when the Earth was flat

I received yet another popular science book to review (for Significance), When the Earth was flat by Graeme Donald. The subtitle is “All the bits of Science we got wrong”, which is both very ambitious (“All”, really?!) and modest (in that most scientific theories are approximations waiting to be invalidated and improved by the next theory). (I wrote this review during my trip in Gainesville, maybe too quickly!)

The themes processed and debunked in this book are wide-ranging. In fact they do not necessarily fall under my definition of science. They often are related to commercial swindles and political agendas loosely based on plainly wrong scientific theories. The book is thus more about the uses of (poor) science than about Science itself.

To wit, we find in When the Earth was flat entries on bogus sociology as phrenology (how the shape of the skull can predict your criminal inclinations), subliminal messages (including accusations at the hardrock band Judas Priest), magnetism (from Mesmer’s influence on 18th century royals to William Reich’s theories, the later being at some point tested by Einstein in Princeton) and cannibalistic tribes (giving the European invaders a motive for turning them into slaves, as if they needed one), bogus physics as troops on bridges (which cannot cause the right [or rather wrong] type of vibration to set the bridge to collapse) and as flat and hollow Earth theories (involving both Halley and Hitler, the latter being convinced that the Earth was either hollow [as in Jule Verne’s Voyage au Centre de La Terre or Edgar Rice Burrough’s At the Earth’s Core] or concave!), bogus chemistry as alchemy (turning lead to gold costs much more than it is worth!), even though alchemy is truly the precursor of chemistry and should not dismissed altogether, bogus medicine over-represented as hysteria (interpreted by the author as a negation of women sexuality till the early 1900’s), as tobacco, cocaine and heroine for medicaments (the first administered by enemas for a long while, the later enjoyed by the whole range of the Victorian society and leading to the Opium Wars), as monkey gland injections (making a case for its possible connection with the HIV epidemics), as germs (lauding Pasteur and Semmelweis while blaming Florence Nightingale for stopping at personnal hygiene), epidemics (with a surprising rehabilitation of rats and a proposal that the great plagues were anthrax epidemics), and as body humours (the antique and medieval conception of medicine), bogus biology as eugenics (with the looming figure of Francis Galton, conveniently forgetting the roles of Fisher and Pearson in this most sinister endeavour: that California and other US states did implement eugenic policies through forced sterilisation in the first part of the 20th century is a frightful reminder of how easily things can turn wrong in the name of Science!), as telegony (a cheap scare to keep women from pre-wedlock affairs!), and as anthropology (again a Darwin related story, the notion of a missing link between man and monkeys in the evolution tree, with an unexpected Stalin popping up and trying to create a new race of half-monkey half-human slaces, just unbelievable!).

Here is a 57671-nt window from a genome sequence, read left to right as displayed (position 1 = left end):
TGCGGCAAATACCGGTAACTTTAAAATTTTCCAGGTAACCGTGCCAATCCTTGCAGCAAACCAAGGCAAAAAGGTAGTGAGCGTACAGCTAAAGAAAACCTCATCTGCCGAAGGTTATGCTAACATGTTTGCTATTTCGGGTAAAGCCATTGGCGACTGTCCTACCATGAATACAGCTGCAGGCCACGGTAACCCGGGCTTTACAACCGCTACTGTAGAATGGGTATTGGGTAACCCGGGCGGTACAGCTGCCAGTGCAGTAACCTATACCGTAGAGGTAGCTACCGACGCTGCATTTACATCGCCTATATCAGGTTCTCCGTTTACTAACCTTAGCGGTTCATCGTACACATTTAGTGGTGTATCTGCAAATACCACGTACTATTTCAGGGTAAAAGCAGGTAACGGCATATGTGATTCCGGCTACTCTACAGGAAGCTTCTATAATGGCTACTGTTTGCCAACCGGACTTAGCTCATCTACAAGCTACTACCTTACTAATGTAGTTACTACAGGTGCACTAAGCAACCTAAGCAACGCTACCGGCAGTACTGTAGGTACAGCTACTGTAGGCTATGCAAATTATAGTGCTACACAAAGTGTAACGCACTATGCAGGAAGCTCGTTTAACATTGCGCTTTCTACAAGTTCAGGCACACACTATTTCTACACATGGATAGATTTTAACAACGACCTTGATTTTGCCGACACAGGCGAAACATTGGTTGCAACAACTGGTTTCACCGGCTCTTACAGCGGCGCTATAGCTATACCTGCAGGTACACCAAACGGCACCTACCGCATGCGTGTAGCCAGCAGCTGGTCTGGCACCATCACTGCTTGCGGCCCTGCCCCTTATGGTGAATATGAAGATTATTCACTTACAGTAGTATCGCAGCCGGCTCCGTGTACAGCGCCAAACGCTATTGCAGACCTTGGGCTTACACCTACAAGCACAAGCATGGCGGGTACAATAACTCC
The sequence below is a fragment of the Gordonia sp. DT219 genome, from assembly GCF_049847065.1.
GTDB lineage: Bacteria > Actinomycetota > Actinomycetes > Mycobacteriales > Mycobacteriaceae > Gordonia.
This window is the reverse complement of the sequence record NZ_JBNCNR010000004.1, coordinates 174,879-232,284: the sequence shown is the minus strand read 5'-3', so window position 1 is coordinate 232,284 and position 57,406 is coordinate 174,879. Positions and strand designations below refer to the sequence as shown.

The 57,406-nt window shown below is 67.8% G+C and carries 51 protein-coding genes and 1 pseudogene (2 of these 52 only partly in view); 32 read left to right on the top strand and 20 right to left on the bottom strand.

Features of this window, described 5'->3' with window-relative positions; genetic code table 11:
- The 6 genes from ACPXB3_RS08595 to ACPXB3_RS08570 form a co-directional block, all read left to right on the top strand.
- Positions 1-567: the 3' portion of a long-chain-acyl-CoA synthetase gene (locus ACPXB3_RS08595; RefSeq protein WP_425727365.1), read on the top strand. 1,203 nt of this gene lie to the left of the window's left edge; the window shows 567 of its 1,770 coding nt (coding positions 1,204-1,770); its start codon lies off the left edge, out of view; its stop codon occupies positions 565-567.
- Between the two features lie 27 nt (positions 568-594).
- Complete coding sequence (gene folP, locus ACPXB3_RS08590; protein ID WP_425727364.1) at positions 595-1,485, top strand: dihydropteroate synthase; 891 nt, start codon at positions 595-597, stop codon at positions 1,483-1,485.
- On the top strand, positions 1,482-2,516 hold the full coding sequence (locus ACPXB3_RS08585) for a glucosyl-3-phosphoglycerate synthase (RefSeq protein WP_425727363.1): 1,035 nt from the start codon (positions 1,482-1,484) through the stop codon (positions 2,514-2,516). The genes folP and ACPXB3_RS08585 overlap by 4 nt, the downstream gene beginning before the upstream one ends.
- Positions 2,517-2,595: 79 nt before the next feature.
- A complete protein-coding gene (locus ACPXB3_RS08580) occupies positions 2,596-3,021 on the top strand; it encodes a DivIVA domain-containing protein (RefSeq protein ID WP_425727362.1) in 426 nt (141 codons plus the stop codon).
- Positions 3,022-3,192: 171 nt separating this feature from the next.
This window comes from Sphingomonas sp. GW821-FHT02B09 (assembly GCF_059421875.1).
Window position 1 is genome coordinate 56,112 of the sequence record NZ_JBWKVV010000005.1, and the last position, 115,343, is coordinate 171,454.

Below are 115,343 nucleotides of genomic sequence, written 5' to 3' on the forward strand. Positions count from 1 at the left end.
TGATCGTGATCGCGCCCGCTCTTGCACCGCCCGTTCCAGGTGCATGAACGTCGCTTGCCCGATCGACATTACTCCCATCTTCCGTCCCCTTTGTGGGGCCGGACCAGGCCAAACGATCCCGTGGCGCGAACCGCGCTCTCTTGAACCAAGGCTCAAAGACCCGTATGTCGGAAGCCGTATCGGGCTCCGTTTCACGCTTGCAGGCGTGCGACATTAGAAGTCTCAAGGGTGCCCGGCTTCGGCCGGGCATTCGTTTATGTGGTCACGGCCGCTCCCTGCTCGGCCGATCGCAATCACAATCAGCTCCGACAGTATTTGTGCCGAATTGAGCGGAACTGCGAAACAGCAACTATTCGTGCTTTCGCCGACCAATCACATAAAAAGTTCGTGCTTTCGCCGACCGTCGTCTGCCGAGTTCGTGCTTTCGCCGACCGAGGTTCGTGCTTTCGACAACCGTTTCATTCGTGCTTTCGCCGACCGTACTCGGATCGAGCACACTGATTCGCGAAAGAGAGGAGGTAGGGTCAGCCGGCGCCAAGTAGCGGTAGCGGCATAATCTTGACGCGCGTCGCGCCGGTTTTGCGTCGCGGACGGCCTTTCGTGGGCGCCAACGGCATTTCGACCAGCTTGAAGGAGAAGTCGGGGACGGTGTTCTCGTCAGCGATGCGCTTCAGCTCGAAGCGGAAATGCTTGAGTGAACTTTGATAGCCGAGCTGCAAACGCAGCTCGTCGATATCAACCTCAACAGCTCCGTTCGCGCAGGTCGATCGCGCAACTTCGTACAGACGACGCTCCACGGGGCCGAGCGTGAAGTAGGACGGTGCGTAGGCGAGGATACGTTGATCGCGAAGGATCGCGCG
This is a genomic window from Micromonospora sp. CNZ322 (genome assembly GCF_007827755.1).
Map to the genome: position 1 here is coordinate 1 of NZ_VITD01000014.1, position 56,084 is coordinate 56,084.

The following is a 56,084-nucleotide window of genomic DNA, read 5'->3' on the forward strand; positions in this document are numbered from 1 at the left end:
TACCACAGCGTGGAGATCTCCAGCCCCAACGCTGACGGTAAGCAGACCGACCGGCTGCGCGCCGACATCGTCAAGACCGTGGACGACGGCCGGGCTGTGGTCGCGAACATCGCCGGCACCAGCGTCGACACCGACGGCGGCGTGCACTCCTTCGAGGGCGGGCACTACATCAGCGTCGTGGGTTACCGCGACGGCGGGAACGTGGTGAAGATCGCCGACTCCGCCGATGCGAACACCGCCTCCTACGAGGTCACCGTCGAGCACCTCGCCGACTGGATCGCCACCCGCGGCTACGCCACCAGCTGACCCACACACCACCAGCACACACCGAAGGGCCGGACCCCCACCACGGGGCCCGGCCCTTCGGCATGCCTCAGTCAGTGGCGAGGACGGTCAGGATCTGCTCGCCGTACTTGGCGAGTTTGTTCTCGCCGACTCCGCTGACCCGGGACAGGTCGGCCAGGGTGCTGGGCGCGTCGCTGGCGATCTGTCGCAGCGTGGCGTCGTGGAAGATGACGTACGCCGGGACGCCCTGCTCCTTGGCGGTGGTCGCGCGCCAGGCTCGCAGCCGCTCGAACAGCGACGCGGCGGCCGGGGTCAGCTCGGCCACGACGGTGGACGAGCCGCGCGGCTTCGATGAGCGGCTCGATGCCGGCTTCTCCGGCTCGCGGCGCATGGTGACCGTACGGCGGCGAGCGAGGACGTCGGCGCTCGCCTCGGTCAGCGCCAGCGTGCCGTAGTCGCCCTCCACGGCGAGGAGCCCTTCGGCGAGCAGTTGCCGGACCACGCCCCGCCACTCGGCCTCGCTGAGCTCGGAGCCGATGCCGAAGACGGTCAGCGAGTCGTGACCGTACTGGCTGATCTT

The style of When the Earth was flat is light, as expected, and enjoyable, with a personal twist in the stories that is not unpleasant. There are inserts and vignettes, either related to the current chapter, or simply debunking another belief. (For instance, one such insert is about bomb-obsessed Edmund Teller proposing to use H-bombs to dig an harbour in Alaska.) There are a few imprecisions and mistakes that drive me not to take the whole book at face value and doubt some of the theories advanced therein (the bibliography is only made of other books. For instance, Mendel is spelled Mendl in the title of the chapter about heredity (and the fact that he also cheated in his bean design not mentioned), French New Guinea is actually former French Guinea (or Guinée équatoriale), tomato is or was called pomme de Moor in French (should be pomme de maure), &tc. I am not convinced phrenology is at the source of the ethnic cleansing in Rwanda (while Belgian colonialism clearly was), the counter-theory about the Black Plague being anthrax is one of many, the injections of monkey glands as sexual rejuvenation in the 1930’s being the cause of the HIV 50 years later sounds also rather far-fetched,  &tc. So, while this is a fun read, and taught me a thing or two, I remain slightly skeptical about some of the points made therein. On reflection, the exercise of making fun of former scientific theories is a wee too easy and it misses the point that scientific knowledge builds upon successive proposals for explanation of natural phenomena, thus actually requires unusual or even downright silly theories. What is laughable is the gullibility of contemporaries failing to ask for reproducible experiments, but, as shown by the publication of numerous irreproducible studies and the permanent exposure to experts dropping unverified figures in the media are we  that far from this era?!

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